• Autograft or autogenous bone graft
  • Allograft or allogenic bone graft
  • Xenograft or xenogenic bone graft
  • Alloplast or alloplastic bone graft

The Autograft is considered the Gold Standard. It is defined as tissue transplanted from one site to another within the same individual. It is basically your very own bone taken from a donor site and placed somewhere else in the body, into the recipient site. The best success rates in bone grafting have been achieved with autografts, because these are essentially living tissues with their cells intact. There is no immune reaction and the microscopic architecture is perfectly matched. The only disadvantage of the autograft is that it has to be harvested from a secondary site in your body, which usually means more morbidity and a more complicated surgery, overall. For most grafting purposes confined to Oral Implantology we can use another part of the jaw (i.e., chin or back portions of jaw) as an acceptable donor site. This way, we stay surgically inside the mouth and avoid any extraoral wounds and scarring. Sometimes, however, when there is not enough bone volume available intraorally, we have to get bone from other parts of the body (usually your hip bone or your tibia (shin) bone) or even from a bottle – alloplast, allograft, or xenograft.

The Allograft is defined as a tissue graft between individuals of the same species (i.e., humans) but of non-identical genetic composition. The source is usually cadaver bone, which is available in large amounts. This bone however has to undergo many different treatment sequences in order to render it neutral to immune reactions and to avoid cross contamination of host diseases. These treatments may include irradiation, freeze-drying, acid washing and other chemical treatments. In the U.S. virtually all donors are being prescreened for infectious diseases before their bone is even accepted into the tissue banks. After that the processing of the bone would eliminate virtually any chance of cross-infection.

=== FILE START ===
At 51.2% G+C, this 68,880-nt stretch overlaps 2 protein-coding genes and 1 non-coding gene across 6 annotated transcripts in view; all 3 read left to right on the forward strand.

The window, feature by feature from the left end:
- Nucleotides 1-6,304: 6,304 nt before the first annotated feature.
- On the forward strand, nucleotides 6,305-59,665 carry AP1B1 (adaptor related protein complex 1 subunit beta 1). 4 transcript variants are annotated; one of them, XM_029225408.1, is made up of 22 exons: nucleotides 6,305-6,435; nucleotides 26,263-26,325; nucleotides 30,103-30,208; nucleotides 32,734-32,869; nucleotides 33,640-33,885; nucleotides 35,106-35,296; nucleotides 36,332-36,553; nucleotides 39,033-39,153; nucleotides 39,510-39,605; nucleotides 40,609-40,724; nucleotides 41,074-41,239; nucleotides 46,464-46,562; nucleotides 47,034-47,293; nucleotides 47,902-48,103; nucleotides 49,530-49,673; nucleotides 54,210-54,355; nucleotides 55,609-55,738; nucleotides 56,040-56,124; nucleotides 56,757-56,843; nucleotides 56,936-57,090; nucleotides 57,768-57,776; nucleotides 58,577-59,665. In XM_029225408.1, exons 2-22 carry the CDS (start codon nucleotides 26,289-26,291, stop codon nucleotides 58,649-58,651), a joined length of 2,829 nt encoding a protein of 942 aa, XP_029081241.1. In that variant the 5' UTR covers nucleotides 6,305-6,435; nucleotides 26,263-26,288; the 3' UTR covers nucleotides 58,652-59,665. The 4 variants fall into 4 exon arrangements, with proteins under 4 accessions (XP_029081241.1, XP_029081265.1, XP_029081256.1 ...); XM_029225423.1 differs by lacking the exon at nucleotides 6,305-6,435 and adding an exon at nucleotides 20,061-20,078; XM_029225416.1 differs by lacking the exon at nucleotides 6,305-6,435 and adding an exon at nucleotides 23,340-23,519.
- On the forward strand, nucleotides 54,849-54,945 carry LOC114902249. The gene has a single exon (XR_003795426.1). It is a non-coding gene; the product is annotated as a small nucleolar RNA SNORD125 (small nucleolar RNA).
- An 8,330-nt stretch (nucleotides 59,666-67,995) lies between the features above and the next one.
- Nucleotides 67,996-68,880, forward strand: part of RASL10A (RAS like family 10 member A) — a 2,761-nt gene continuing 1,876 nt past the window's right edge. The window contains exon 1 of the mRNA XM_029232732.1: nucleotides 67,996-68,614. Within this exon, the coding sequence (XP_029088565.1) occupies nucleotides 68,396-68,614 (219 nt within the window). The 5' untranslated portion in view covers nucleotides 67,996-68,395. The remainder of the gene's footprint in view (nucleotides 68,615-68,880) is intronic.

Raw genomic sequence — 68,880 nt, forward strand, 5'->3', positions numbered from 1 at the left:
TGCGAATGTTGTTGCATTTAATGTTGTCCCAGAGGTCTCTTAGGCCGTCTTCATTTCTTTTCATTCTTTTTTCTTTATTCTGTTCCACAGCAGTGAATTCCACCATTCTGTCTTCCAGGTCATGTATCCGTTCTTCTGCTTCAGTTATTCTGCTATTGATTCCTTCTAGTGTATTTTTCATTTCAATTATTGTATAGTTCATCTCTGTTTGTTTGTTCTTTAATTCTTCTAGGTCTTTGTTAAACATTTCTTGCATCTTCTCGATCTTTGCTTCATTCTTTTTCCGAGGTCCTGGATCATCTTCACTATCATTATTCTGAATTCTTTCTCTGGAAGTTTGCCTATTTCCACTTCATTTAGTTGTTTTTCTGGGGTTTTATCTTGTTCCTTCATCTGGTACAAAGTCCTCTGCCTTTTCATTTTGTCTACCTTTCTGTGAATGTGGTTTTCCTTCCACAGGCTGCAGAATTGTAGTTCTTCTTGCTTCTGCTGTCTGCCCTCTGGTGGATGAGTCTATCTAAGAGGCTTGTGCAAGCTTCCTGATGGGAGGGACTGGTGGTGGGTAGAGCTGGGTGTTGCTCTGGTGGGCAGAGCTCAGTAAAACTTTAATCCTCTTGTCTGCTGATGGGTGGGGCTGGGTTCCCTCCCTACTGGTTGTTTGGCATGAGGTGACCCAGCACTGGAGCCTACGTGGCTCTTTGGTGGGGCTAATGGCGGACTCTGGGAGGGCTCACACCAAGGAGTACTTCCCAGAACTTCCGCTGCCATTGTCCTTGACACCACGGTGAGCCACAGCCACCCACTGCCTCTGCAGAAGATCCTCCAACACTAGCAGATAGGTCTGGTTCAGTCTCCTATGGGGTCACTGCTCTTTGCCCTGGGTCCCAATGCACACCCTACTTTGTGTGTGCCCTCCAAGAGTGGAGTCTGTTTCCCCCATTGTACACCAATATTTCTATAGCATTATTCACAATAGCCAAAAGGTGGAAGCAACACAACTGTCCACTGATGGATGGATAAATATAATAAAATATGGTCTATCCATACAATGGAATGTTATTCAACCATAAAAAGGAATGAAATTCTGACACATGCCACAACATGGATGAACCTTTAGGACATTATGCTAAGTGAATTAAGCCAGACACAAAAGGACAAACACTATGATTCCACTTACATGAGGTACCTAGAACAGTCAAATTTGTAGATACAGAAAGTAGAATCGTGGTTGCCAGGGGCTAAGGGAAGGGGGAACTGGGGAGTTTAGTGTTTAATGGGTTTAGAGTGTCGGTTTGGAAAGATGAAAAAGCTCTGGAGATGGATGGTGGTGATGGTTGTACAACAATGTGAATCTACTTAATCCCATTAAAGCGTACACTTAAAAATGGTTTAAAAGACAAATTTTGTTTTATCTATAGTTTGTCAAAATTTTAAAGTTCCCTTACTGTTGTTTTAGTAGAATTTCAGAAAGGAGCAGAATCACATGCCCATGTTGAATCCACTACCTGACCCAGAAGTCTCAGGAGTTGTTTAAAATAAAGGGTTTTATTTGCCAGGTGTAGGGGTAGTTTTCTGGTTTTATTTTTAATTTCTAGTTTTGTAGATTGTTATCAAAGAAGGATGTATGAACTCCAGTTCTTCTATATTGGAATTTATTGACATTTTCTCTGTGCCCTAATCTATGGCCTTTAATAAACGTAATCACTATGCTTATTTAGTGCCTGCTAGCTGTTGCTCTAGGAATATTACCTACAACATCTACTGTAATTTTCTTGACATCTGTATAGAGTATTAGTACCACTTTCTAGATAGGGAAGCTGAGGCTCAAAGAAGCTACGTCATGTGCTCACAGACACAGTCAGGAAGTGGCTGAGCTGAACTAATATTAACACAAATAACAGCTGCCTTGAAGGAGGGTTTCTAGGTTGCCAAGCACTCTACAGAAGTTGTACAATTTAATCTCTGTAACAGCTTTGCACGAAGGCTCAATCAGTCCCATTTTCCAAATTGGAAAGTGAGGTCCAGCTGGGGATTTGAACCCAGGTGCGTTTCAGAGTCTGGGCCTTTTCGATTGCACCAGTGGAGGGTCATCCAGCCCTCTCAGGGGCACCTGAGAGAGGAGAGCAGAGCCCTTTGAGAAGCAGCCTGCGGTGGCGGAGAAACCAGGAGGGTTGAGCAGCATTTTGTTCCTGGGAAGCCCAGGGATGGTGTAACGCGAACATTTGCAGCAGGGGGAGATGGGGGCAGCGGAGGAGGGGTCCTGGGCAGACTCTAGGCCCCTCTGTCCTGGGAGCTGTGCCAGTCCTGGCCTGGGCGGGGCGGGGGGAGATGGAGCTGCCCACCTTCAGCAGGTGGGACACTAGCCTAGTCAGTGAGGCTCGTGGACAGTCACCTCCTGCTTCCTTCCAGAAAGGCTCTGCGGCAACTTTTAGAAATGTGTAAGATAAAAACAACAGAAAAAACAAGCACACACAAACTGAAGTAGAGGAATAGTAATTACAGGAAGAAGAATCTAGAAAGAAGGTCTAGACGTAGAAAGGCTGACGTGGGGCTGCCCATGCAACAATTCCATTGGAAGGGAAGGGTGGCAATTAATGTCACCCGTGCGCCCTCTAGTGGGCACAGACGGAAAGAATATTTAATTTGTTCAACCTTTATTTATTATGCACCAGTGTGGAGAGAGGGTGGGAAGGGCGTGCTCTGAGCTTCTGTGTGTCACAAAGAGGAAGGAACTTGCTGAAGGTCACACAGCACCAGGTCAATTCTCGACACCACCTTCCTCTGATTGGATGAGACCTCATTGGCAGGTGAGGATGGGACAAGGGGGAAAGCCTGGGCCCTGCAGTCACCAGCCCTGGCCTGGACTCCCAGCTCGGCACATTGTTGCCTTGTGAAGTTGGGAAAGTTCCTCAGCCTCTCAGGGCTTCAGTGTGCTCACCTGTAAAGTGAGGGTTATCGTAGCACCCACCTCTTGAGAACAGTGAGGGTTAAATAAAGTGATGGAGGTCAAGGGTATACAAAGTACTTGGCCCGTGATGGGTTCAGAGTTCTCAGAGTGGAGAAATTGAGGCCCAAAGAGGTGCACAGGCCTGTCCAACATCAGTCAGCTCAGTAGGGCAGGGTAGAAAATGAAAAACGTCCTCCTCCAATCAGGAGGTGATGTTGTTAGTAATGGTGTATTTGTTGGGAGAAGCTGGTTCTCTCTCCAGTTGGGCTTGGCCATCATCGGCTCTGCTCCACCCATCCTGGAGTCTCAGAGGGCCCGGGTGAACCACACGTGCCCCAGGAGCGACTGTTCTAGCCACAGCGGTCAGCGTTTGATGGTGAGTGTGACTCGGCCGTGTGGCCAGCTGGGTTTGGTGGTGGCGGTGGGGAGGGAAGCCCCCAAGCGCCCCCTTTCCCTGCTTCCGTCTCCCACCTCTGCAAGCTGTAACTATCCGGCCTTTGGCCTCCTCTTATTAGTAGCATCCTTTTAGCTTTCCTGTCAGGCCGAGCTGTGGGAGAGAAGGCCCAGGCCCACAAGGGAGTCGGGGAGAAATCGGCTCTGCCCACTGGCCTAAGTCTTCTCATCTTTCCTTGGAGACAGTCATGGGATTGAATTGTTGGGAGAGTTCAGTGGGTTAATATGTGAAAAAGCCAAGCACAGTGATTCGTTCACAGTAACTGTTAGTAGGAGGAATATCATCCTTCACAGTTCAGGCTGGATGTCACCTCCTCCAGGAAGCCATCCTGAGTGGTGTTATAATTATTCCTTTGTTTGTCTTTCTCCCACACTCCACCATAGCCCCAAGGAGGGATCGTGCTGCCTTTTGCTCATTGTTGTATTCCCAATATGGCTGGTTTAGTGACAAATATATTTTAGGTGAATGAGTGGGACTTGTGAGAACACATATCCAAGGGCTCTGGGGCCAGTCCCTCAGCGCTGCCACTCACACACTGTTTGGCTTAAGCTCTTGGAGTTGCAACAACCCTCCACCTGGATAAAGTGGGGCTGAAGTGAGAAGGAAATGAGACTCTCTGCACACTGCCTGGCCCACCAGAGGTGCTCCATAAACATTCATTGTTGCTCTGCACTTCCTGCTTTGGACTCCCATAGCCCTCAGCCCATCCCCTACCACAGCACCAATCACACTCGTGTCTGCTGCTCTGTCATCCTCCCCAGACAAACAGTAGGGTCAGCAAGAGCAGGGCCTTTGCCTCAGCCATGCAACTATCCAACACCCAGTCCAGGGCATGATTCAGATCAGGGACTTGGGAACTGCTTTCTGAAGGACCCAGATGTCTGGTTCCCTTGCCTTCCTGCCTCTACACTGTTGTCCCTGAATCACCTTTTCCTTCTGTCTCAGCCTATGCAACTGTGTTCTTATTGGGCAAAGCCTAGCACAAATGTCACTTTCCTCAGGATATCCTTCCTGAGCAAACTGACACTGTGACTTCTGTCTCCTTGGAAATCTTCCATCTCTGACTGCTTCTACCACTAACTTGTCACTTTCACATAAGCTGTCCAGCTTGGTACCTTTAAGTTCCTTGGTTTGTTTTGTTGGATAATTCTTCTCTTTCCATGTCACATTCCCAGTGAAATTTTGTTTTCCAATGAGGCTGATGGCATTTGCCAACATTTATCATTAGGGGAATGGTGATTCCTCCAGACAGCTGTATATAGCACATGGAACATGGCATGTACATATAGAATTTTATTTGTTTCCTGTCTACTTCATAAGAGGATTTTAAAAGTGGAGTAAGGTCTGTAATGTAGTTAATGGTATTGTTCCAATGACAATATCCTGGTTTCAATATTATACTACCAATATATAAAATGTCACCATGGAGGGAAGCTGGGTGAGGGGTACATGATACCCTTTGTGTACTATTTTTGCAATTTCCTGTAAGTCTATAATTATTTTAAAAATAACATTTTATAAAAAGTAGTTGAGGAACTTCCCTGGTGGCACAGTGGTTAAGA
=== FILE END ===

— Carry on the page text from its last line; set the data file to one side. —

The Xenograft is defined as a tissue graft between two different species (i.e. bone of bovine origin). Tissue banks usually choose these graft materials, because it is possible to extract larger amounts of bone with a specific microstructure (which is an important factor for bone growth) as compared to bone from human origin.

The Alloplast usually includes any synthetically derived graft material not (coming) from animal or human origin. In Oral Implantology this usually includes Hydroxyapatite or any formulation thereof.

Each of the bone graft materials is usually developed with a specific purpose or advantage in mind. Some claims made by tissue banks about a certain bone graft material may sometimes have to be taken with a grain of salt, until independent research can verify those claims. The main purpose of using the latter three of the above graft materials is usually to avoid a secondary surgery for harvesting autogenous bone. Your surgeon will make a decision with respect to the bone graft material, based on your individual needs and the latest research in that field.

Schedule Your One-on-One Sinus Augmentation Consultation Today

To learn whether you might benefit from the sinus augmentation bone graft technique, schedule a personal consultation with one of our highly experience New York / Long Island periodontists today. You can set up an appointment by calling us or clicking here to request that we contact you!